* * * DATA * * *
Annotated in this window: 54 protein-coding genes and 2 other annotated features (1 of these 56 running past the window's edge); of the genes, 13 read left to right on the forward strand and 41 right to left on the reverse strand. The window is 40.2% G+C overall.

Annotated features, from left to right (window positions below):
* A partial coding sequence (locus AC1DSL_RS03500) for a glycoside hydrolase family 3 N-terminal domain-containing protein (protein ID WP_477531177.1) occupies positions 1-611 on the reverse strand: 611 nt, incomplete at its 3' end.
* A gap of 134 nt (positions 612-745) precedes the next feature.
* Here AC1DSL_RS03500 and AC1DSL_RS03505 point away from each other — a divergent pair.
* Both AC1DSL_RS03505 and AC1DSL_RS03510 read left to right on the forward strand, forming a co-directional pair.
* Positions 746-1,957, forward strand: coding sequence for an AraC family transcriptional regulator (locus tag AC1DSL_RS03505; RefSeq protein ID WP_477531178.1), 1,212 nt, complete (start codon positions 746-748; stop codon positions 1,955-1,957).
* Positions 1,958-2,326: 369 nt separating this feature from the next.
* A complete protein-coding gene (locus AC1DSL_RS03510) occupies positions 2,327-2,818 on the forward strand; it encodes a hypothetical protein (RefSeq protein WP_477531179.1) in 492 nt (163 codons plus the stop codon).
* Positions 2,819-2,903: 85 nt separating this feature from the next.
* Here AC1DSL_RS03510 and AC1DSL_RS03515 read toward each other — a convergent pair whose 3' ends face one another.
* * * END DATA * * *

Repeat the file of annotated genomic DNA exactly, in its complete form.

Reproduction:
Annotated in this window: 54 protein-coding genes and 2 other annotated features (1 of these 56 running past the window's edge); of the genes, 13 read left to right on the forward strand and 41 right to left on the reverse strand. The window is 40.2% G+C overall.

Annotated features, from left to right (window positions below):
* A partial coding sequence (locus AC1DSL_RS03500) for a glycoside hydrolase family 3 N-terminal domain-containing protein (protein ID WP_477531177.1) occupies positions 1-611 on the reverse strand: 611 nt, incomplete at its 3' end.
* A gap of 134 nt (positions 612-745) precedes the next feature.
* Here AC1DSL_RS03500 and AC1DSL_RS03505 point away from each other — a divergent pair.
* Both AC1DSL_RS03505 and AC1DSL_RS03510 read left to right on the forward strand, forming a co-directional pair.
* Positions 746-1,957, forward strand: coding sequence for an AraC family transcriptional regulator (locus tag AC1DSL_RS03505; RefSeq protein ID WP_477531178.1), 1,212 nt, complete (start codon positions 746-748; stop codon positions 1,955-1,957).
* Positions 1,958-2,326: 369 nt separating this feature from the next.
* A complete protein-coding gene (locus AC1DSL_RS03510) occupies positions 2,327-2,818 on the forward strand; it encodes a hypothetical protein (RefSeq protein WP_477531179.1) in 492 nt (163 codons plus the stop codon).
* Positions 2,819-2,903: 85 nt separating this feature from the next.
* Here AC1DSL_RS03510 and AC1DSL_RS03515 read toward each other — a convergent pair whose 3' ends face one another.